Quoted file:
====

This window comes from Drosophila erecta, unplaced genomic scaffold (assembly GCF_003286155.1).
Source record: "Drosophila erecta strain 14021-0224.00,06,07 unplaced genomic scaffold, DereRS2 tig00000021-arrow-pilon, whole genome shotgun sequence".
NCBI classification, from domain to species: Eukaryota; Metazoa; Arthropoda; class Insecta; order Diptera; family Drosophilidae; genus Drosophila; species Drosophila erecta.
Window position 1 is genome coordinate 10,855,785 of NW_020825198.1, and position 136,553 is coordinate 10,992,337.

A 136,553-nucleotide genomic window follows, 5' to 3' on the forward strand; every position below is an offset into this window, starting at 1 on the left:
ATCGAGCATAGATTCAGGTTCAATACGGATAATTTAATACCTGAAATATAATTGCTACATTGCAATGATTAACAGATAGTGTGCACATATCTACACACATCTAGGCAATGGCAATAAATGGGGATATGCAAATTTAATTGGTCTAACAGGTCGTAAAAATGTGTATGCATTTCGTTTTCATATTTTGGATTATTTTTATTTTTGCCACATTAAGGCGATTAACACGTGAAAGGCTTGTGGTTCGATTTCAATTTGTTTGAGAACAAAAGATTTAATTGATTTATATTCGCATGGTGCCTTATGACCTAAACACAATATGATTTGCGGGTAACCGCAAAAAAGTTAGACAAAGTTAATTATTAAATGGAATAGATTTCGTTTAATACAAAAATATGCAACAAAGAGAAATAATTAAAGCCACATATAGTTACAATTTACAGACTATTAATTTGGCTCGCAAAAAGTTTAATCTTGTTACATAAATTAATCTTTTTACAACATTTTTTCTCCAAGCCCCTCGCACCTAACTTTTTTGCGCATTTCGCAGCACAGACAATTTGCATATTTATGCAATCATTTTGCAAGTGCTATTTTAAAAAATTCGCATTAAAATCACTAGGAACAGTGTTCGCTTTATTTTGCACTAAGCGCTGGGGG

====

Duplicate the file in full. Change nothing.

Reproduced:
This window comes from Drosophila erecta, unplaced genomic scaffold (assembly GCF_003286155.1).
Source record: "Drosophila erecta strain 14021-0224.00,06,07 unplaced genomic scaffold, DereRS2 tig00000021-arrow-pilon, whole genome shotgun sequence".
NCBI classification, from domain to species: Eukaryota; Metazoa; Arthropoda; class Insecta; order Diptera; family Drosophilidae; genus Drosophila; species Drosophila erecta.
Window position 1 is genome coordinate 10,855,785 of NW_020825198.1, and position 136,553 is coordinate 10,992,337.

A 136,553-nucleotide genomic window follows, 5' to 3' on the forward strand; every position below is an offset into this window, starting at 1 on the left:
ATCGAGCATAGATTCAGGTTCAATACGGATAATTTAATACCTGAAATATAATTGCTACATTGCAATGATTAACAGATAGTGTGCACATATCTACACACATCTAGGCAATGGCAATAAATGGGGATATGCAAATTTAATTGGTCTAACAGGTCGTAAAAATGTGTATGCATTTCGTTTTCATATTTTGGATTATTTTTATTTTTGCCACATTAAGGCGATTAACACGTGAAAGGCTTGTGGTTCGATTTCAATTTGTTTGAGAACAAAAGATTTAATTGATTTATATTCGCATGGTGCCTTATGACCTAAACACAATATGATTTGCGGGTAACCGCAAAAAAGTTAGACAAAGTTAATTATTAAATGGAATAGATTTCGTTTAATACAAAAATATGCAACAAAGAGAAATAATTAAAGCCACATATAGTTACAATTTACAGACTATTAATTTGGCTCGCAAAAAGTTTAATCTTGTTACATAAATTAATCTTTTTACAACATTTTTTCTCCAAGCCCCTCGCACCTAACTTTTTTGCGCATTTCGCAGCACAGACAATTTGCATATTTATGCAATCATTTTGCAAGTGCTATTTTAAAAAATTCGCATTAAAATCACTAGGAACAGTGTTCGCTTTATTTTGCACTAAGCGCTGGGGG